For James Quintano, being homeless is something he now knows quite well. A former renter, now Quintano finds himself in a place he can't seem to get out of.
"After Katrina everything stopped lost everything stuck between a rock and a hard place. I'm basically living in a tent on my friends back porch and that only happened three days ago. Other than that I was sleeping on park benches. Thank God the weather got cool, and I found a friend," says Quintano.
He met a friend through another mutal friend who has given him temporary refuge on his back pork. Like Quintano, many renters find themselves in a similar situation across South Mississippi. But, there were those who were in Quintano's situation before the storm.
Scott Williams of Back Bay Mission in Biloxi says the problem didn't go away with the storm and the homeless need help wherever the community can provide it.
"The homeless in our county have no place to eat on the weekends so we thought 'let's provide a meal for them cause it's really all about their needs and what we do for them.'"
The organization held an event Saturday to help people like James get a few of the basic resources they so desperately need.
With the help of the IP hotel and casino, Back Bay mission handed out meals of fried chicken, mashed potatoes and green beans. Free clothes along with information on mental health and family clinic services were being handed out. Williams says these resources are needed even more after the storm because the homeless simply have no place to go.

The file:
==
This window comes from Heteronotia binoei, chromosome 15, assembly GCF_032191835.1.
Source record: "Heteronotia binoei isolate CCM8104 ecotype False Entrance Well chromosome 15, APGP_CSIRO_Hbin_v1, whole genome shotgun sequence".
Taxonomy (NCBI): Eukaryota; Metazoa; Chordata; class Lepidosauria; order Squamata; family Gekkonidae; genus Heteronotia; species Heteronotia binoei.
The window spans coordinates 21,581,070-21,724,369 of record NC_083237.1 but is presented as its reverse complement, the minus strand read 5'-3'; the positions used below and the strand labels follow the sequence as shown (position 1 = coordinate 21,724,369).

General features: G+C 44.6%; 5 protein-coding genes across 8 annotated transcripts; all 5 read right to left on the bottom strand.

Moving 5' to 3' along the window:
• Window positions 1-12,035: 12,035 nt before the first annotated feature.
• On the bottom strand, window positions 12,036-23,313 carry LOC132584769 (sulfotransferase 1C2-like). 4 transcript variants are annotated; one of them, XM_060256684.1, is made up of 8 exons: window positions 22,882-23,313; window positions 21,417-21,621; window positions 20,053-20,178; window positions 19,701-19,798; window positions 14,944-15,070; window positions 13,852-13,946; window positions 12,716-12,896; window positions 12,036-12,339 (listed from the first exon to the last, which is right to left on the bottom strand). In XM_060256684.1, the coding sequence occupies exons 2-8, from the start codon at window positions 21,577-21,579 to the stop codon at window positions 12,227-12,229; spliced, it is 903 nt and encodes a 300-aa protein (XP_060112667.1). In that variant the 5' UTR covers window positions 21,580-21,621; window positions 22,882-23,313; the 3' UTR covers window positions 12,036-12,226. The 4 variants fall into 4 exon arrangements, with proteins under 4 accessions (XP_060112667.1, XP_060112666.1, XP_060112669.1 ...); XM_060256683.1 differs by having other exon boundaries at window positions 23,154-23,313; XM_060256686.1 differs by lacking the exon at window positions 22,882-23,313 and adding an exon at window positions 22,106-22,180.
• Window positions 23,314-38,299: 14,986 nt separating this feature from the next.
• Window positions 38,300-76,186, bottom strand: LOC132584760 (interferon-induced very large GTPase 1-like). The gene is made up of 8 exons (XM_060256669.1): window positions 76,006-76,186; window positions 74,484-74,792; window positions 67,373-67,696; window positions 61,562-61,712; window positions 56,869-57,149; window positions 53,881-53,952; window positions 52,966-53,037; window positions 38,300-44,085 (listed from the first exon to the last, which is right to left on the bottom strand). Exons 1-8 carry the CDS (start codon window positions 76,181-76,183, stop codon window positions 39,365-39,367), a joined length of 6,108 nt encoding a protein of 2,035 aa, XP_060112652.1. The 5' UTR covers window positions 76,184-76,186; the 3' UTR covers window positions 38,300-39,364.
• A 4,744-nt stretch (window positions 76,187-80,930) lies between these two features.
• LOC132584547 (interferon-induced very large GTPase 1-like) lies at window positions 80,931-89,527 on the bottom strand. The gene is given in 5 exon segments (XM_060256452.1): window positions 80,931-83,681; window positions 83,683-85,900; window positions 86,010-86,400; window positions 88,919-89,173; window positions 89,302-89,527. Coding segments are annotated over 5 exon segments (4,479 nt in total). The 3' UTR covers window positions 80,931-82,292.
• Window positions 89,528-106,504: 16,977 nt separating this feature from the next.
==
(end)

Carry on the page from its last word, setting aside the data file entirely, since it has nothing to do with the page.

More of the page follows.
"Like with so many people's homes and businesses the homeless shelters were pretty much wiped out," says Williams.
But the Back Bay Mission is doing what it can to get some of the homeless off the street through an apartment program it runs with help from HUD.
"We call it Home At Last or H.O.W which HUD lets us fund through a grant with them 12 apartments nine of those are filled and one will probably be filled Monday," says Williams.
Before the storm, Williams says the his organization was working with the city of Biloxi to plot out a ten year plan to end homelessness. The storm put a halt to those plans, but Williams says his group will be ready to jump back on board whenever those plans get moving again.
While all of this might be good news to those like Quintano looking for a little help, he says there's only one thing he can do for now.
"Take one day at time. One day at a time that the way you got to do it. that's the only to do it. That's the only way I've been doing it for about a year now, just take one day at a time," says Quintano.